In 2006 the previous Public Protector investigated a trip the then-deputy president, Phumzile Mlambo-Ngcuka, took to the United Arab Emirates, and found that there was no finalised policy dealing with who paid for the travel arrangements of presidents and deputy presidents on private visits. Last year Nxesi did not know about the existence of such a policy or Manual. This year we are told that the Manual was finalised in 2006, but that it is secret.
A few questions arise from this curious state of affairs. First, does this Presidential Manual actually exist? None of us have ever seen it. Neither have we ever been informed that such a Handbook has been finalised. When Minister Nxesi first had to defend the Nkandla splurge, he invoked the Ministerial Handbook, and said nothing about this top secret Presidential Manual.
Second, if it exists, can it override the publicly available Ministerial Handbook? Surely, a secret document not known to anyone cannot override a publicly available document? The Ministerial handbook incorporates the Executive Members Ethics Code and gives effect to the relevant ethics legislation. Whether a secret cabinet decision (if there was one) can trump a publicly available document giving effect to a parliamentary law is open to question.
On what basis is this Presidential handbook being kept secret? Is there a law that authorises the classification of this document (if it exists) as secret? As far as I am aware, there is no law authorising secrecy around such a document. It cannot possibly threaten state security to know what perks the president and the deputy president are entitled to. Anyone holding otherwise really should take their anti-paranoid pills more regularly. As no one has been able to point to a law that would authorise this, I would assume this claim of secrecy is bogus. If anyone wishes to leak the document to me (maybe to prove that it indeed exists) I will be happy to post it on my Blog, secure in the knowledge that there is no law prohibiting its publication.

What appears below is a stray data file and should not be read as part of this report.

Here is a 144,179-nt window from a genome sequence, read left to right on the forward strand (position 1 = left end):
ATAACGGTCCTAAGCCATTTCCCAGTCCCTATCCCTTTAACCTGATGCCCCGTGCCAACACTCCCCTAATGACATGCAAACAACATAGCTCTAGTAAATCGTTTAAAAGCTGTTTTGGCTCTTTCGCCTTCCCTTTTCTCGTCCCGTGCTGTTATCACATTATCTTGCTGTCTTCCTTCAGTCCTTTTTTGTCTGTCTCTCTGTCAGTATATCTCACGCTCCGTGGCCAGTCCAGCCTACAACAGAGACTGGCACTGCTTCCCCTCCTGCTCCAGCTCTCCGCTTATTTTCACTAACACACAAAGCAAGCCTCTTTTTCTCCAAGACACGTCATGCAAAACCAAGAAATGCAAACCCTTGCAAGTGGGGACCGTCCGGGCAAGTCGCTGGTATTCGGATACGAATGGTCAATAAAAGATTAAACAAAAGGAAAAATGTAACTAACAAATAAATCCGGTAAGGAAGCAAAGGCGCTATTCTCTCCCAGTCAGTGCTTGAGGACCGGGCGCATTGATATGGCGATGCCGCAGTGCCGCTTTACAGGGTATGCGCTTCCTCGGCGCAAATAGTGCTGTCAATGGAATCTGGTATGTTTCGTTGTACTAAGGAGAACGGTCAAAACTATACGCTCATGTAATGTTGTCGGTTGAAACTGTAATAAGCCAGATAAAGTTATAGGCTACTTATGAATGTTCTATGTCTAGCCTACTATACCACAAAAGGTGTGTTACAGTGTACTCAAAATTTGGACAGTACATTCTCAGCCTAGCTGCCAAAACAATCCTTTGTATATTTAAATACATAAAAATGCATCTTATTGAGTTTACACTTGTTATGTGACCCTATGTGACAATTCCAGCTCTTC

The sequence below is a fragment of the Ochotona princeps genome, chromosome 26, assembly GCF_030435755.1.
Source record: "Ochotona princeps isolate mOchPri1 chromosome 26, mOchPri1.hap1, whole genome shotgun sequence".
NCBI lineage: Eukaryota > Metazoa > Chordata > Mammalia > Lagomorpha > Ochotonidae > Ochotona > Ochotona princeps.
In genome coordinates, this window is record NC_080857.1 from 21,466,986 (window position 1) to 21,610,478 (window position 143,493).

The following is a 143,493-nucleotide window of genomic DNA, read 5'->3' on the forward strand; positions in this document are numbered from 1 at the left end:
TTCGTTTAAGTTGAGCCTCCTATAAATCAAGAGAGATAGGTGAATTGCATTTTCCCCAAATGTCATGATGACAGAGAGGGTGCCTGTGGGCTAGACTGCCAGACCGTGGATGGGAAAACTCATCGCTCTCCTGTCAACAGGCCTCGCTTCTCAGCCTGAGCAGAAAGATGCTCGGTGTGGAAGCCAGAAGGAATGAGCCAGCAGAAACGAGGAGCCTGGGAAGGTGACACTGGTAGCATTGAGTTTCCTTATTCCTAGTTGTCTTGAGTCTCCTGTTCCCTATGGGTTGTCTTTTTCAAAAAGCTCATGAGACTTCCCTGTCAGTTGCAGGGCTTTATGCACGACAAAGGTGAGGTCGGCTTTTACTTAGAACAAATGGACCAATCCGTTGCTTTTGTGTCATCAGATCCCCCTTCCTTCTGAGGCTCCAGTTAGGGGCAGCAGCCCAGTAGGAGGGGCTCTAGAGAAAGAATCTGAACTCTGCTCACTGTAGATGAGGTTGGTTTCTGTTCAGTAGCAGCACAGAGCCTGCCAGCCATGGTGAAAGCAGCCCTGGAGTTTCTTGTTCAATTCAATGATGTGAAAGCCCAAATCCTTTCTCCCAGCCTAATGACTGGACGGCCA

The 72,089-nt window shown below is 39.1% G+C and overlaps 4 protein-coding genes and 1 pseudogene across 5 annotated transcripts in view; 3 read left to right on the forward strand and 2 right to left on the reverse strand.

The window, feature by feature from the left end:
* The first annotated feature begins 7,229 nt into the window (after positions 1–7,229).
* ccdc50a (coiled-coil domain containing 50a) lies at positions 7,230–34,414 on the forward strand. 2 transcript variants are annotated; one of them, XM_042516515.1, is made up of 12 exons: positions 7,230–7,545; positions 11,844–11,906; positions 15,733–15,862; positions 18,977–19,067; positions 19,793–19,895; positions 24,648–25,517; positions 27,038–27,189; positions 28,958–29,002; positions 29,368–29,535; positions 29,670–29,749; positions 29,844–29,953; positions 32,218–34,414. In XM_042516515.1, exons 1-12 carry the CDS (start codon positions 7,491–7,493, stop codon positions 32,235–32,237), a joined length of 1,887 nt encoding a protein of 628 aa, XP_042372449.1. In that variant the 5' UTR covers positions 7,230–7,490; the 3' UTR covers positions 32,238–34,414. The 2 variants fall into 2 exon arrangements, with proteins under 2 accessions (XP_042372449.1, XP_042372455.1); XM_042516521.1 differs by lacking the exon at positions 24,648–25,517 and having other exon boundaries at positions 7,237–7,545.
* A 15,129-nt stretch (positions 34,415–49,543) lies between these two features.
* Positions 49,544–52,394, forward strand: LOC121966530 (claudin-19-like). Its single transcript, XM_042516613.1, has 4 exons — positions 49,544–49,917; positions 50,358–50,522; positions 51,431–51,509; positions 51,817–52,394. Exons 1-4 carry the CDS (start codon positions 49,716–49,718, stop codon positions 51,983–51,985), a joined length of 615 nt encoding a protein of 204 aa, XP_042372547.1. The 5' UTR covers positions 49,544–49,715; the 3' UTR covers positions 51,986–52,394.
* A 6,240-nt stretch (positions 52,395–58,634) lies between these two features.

Of course, what this demonstrates is just exactly how easily the Secrecy Bill could and almost certainly would be abused to avoid openness, accountability and transparency in government. When you have spent more than R200 million on the personal enrichment of an elected official (who happens to be – temporarily at least – the president of the country), it is understandable that you would abuse the notion of secrecy to try and hide the facts from the public whose money was used to enrich the president.
Secrecy is toxic because it encourages illegality and abuse of power. When the very documents which the public needs to hold the executive accountable are kept secret, it allows the executive to evade accountability and undermines the democratic process. Secrecy is not primarily about the infringement of the media’s right to report what it likes. It is about citizens being robbed of their democratic right to hold the elected government to account and to decide for themselves whether they wish to vote for the governing party to renew its mandate or to lend their vote to an opposition party in the hope of a fresh start. Secrecy robs voters of their right to exercise their vote in a meaningful way. DM
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Pierre De Vos teaches Constitutional law at the University of Cape Town Law Faculty, where he serves as deputy dean and as the Claude Leon Foundation Chair in Constitutional Governance. He writes a regular blog, entitled 'Constitutionally Speaking', in which he attempts to mix one part righteous anger, one part cold legal reasoning and one part irreverence to help keep South Africans informed about Constitutional and other legal developments related to the democracy.